If this argument is accepted, it paradoxically illustrates the potential reversibility of the synthetic reactions.


Viral Tools for In Vitro Manipulations of Nucleic Acids

Boriana Marintcheva , in Harnessing the Power of Viruses , 2018

2.3.2.2 Reverse Transcriptases

Reverse transcriptases (RTs) are RNA dependent DNA pols initially isolated from retroviruses. In addition, RTs are coded by dsRNA viruses that utilize reverse transcription such as hepatitis B virus (replication of hepatitis is discussed in Chapter 1 ) and various retroelements in eukaryotes and prokaryotes. The enzyme telomerase maintaining the ends of the eukaryotic chromosomes is technically also a reverse transcriptase, although its mechanism is very distinct from conventional RTs. Historically, the discovery of RT revolutionized molecular biology leading to the revision of the central dogma and enabling scientists to develop new research tools that heavily influenced cloning, analysis of gene expression and RNA biology. HIV RT is one of the most extensively studied polymerases in the context of understanding the biology of this devastating virus and designing RT inhibitors as drugs to manage HIV infections. RTs exhibit three key enzyme activities ( Fig. 2.13 ): (1) RNA-dependent DNA pol that uses ssRNA template and a primer (tRNA Lys for HIV RT) to synthesize ssDNA/cDNA, which remains hybridized to its RNA template (2) RNAse H endonuclease, which selectively degrades the RNA strand of DNA/RNA hybrids and (3) DNA dependent DNA polymerase activity, converting the single-stranded cDNA into dsDNA. Conventional RT enzymes have two active sites, one executing the polymerase activities and another executing the endonuclease activity. RT are monomeric or dimeric proteins and some lack intrinsic RNAse H activity. The RTs of Moloney murine leukemia virus (M-MLV) and Avian myeloblastosis virus (AMV) are most frequently used as molecular tools in RT-PCR, RT-qPCR, cDNA cloning, RNA sequencing and any other experimental technique/approach that requires conversion of RNA to DNA. Site-directed mutagenesis and protein evolution have been utilized to optimize those enzymes improving thermostability and modulating RNAseH activity. Using thermostable version of RT is beneficial for lowering the nonspecific nucleic acid amplification and minimizing impact of complex secondary structures. Robust RNAseH activity is an advantage in RT-PCR, whereas lower RNAseH activity is beneficial in cDNA cloning protocols, especially when very long mRNA transcripts are reverse transcribed. In some cases RT is used only to produce the RNA/DNA hybrid and a conventional DNA pol carries out the cDNA to dsDNA polymerization step.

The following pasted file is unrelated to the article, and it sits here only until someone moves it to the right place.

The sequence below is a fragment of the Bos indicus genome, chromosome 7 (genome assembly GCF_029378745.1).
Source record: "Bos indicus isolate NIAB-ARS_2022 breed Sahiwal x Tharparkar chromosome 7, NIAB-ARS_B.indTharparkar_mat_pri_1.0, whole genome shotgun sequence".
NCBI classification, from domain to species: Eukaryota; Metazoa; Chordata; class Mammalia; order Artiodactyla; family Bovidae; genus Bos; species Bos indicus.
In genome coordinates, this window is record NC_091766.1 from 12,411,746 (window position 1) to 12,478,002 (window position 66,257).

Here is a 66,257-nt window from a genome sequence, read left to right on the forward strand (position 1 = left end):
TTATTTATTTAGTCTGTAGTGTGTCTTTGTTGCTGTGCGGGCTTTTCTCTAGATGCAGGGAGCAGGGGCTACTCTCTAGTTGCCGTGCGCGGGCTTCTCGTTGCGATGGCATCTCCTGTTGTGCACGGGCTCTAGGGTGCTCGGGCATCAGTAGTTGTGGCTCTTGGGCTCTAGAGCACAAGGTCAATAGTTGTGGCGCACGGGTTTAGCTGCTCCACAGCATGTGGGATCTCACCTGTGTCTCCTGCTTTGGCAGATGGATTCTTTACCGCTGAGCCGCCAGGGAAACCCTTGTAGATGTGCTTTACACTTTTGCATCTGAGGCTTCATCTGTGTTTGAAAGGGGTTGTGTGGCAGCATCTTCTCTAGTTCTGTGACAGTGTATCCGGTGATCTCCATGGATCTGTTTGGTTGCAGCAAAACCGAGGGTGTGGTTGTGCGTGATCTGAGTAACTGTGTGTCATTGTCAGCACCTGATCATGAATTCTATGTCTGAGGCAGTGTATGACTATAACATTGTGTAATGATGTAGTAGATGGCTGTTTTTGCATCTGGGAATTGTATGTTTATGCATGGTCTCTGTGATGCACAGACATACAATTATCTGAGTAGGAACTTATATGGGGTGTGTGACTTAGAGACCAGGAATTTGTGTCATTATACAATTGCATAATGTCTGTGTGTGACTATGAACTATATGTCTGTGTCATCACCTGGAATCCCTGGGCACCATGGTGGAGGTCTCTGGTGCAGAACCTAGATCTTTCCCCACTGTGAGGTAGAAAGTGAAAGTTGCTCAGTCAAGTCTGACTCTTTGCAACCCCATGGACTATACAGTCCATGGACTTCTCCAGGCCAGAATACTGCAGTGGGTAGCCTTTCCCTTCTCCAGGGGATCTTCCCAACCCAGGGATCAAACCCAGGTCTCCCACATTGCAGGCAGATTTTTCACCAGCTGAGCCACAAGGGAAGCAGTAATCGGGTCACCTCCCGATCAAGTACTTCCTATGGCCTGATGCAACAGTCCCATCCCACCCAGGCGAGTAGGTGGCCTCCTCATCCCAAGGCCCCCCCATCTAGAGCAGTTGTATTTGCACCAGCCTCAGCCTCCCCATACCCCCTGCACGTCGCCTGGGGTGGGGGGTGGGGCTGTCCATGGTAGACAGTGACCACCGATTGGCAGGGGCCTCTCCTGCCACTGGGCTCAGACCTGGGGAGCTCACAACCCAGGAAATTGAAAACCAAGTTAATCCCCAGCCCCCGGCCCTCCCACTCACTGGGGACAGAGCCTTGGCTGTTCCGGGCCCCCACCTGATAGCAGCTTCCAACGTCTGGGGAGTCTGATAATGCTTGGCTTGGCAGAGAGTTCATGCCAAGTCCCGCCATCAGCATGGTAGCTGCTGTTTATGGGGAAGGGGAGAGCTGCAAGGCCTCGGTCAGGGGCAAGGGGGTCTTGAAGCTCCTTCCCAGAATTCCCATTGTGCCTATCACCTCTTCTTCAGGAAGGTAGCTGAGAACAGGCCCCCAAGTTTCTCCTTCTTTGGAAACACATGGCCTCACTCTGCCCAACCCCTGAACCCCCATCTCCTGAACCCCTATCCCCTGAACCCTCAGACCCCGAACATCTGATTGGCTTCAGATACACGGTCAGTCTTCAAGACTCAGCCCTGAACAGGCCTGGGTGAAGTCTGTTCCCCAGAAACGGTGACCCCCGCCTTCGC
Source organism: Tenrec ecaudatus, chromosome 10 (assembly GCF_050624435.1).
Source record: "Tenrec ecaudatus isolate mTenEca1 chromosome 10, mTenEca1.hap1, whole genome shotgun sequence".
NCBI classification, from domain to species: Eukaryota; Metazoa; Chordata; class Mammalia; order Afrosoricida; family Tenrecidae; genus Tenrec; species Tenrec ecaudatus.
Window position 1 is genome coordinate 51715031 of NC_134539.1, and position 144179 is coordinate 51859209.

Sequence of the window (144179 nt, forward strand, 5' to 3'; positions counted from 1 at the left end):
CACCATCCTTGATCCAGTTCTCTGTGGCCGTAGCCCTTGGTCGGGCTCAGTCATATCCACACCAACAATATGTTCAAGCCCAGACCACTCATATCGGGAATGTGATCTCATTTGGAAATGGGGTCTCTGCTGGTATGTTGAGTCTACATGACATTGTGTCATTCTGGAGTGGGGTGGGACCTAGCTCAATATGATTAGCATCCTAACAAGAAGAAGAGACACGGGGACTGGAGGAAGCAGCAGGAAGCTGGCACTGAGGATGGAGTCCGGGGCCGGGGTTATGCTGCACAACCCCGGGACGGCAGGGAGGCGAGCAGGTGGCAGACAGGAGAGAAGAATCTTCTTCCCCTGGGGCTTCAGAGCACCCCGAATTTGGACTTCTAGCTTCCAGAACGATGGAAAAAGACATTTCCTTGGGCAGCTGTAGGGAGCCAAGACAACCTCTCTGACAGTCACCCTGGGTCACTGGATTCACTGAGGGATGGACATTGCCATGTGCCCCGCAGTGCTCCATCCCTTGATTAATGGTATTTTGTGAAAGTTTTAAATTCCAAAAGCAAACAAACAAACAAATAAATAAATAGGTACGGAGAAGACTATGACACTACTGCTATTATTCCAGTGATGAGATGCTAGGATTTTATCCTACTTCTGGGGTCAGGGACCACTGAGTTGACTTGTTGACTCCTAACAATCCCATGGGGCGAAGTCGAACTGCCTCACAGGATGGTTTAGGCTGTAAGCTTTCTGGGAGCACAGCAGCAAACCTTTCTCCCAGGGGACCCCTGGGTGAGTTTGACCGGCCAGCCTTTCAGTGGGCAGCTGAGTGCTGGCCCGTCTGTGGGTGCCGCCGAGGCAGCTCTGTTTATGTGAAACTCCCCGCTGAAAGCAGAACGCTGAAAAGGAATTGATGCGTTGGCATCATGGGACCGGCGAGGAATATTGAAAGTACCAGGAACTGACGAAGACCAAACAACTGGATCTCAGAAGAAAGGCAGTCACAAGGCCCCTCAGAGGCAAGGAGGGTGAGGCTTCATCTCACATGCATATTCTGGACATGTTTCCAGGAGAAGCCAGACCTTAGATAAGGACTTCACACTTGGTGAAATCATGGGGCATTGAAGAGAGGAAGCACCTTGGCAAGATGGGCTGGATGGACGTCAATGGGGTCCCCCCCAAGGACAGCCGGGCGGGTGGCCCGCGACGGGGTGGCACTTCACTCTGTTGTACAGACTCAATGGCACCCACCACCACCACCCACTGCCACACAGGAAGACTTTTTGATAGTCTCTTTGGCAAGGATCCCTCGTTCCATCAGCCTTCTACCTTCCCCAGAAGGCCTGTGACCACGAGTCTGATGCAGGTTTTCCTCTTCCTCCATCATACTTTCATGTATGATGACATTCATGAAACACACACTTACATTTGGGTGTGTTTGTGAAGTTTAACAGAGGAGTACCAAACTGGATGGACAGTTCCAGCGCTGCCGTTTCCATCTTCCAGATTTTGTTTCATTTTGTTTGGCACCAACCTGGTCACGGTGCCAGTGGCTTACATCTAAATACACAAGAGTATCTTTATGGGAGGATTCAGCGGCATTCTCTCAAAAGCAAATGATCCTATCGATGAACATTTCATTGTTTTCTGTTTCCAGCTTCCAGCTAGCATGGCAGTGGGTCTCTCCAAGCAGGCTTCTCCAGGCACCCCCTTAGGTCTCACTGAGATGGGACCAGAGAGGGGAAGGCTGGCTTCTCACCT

Figure 2.13 . Reverse transcriptase activities and mechanism of action.


Amino Acids and Polarity

What makes an amino acid polar or nonpolar? What level of polarity affects an amino acid's hydrophobicity or hydrophilic characteristics? This is the basic structure of an amino acid:

Notice that the basic structure always carries an amine group (NH2), and a carboxyl functional group (CO2H). The general formula for an amino acid is H2NCHRCOOH, which denotes the order in which the hydrogen and carbon atoms are bonded. The 20 amino acids have this same general structure. What makes them different is the R-linked side chain. Images of the 20 different amino acids.

Amino acids differ in their electronegativity in the R groups, causing differences in their hydrophobicity. The side chains denote whether an amino acid is:

Recall that the more electronegative an R side chain is compared with its amine and carboxyl, the more polar the amino acid. In general, side chains with hydrocarbon alkyl groups (CnHn), or benzene rings are non-polar. Examples: phenylalinine, Leucine, Isoleucine The number of alkyl groups affects the polarity. The more CnHn groups, the more nonpolar.